It was now a race of Korean against Korean; and it remained to see which party would win it. The troops, with their prisoner and the captured arms and ammunition, had managed to secure nearly an hour's start, and what with wind, current, and sweeps, were making downstream toward the main channel of the river at a speed of about four knots an hour; and of course, as soon as the main stream of the Han was entered, the current would become stronger and would sweep them along still more rapidly. Also, the fleet arriving first in the river would obtain the advantage of the increased rapidity, and might very easily be out of sight before the pursuers arrived there; and, if that happened, it was not unlikely that the latter might abandon the chase as hopeless.
It soon became evident, however, that the rebels were not going to be thrown off so easily; for, as the fleet emerged upon the broad bosom of the Han and began to turn westward, Frobisher perceived that the pursuing squadron was not a very long distance behind, and was undoubtedly overhauling them rapidly. He was at first at a loss to understand how this could be, but a few minutes later his quick ear caught a certain sound floating down the breeze--a steady, monotonous, throbbing sound, something like--Ah, he had it now! Could it be possible?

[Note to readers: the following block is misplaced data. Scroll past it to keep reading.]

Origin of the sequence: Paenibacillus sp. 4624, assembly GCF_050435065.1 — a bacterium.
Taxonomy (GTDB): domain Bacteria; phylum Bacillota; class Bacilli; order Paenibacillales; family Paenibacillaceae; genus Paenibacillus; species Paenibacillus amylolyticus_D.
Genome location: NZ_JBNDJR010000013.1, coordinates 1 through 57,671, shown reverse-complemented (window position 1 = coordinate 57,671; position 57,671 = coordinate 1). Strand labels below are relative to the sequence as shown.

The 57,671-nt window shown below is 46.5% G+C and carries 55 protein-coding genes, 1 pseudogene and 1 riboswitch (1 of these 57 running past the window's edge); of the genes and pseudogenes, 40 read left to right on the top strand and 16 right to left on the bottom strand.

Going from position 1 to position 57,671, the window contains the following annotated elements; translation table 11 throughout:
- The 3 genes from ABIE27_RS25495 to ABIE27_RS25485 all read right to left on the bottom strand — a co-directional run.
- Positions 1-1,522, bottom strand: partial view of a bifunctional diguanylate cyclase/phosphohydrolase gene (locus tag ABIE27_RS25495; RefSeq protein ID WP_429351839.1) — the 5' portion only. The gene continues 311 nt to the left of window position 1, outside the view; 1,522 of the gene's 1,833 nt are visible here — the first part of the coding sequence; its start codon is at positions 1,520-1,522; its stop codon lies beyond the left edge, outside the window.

Yes, undoubtedly it was the throbbing of machinery and the quick, muffled puffing of exhaust-steam. Evidently the rebels had discovered something that the troops had overlooked--a small steamer, or pinnace; had promptly raised steam in her, probably by firing up with plenty of oil and wood so as to obtain power quickly; and were utilising the craft to tow their squadron downstream, which, when once the boats had been put in motion, would be a much quicker method of progression than the use of sails and sweeps alone.
In any case, the rebels were quickly overhauling them; and before another hour had passed, Frobisher, continuing to watch the race with absorbed interest, saw a streak of flame cut the rearward darkness, and almost immediately he heard a vicious hum close above his head, followed shortly afterwards by the whiplike crack of a distant report. They were well within range, then; and it was clear that the pursuers must be armed with modern rifles, for a smooth-bore would not have sent a bullet nearly so far.